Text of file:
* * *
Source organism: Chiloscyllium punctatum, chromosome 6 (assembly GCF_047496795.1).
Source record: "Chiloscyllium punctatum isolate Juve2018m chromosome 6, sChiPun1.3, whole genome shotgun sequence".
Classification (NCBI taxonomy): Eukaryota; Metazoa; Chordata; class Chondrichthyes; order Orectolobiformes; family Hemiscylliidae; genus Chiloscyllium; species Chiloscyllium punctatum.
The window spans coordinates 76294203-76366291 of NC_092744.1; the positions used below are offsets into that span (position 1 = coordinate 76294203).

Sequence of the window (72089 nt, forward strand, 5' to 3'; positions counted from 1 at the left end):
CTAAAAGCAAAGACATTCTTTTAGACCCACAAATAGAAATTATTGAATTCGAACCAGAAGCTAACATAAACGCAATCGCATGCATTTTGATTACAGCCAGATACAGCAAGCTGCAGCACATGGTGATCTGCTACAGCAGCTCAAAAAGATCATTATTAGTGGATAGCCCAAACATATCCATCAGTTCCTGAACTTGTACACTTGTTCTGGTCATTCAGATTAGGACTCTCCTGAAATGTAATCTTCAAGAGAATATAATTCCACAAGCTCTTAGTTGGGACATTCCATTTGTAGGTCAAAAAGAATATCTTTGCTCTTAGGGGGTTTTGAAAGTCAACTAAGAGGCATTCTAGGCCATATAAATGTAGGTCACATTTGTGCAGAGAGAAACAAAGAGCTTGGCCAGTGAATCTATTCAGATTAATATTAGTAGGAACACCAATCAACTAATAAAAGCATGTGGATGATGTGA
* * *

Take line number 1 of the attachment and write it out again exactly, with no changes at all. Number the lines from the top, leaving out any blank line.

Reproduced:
Source organism: Chiloscyllium punctatum, chromosome 6 (assembly GCF_047496795.1).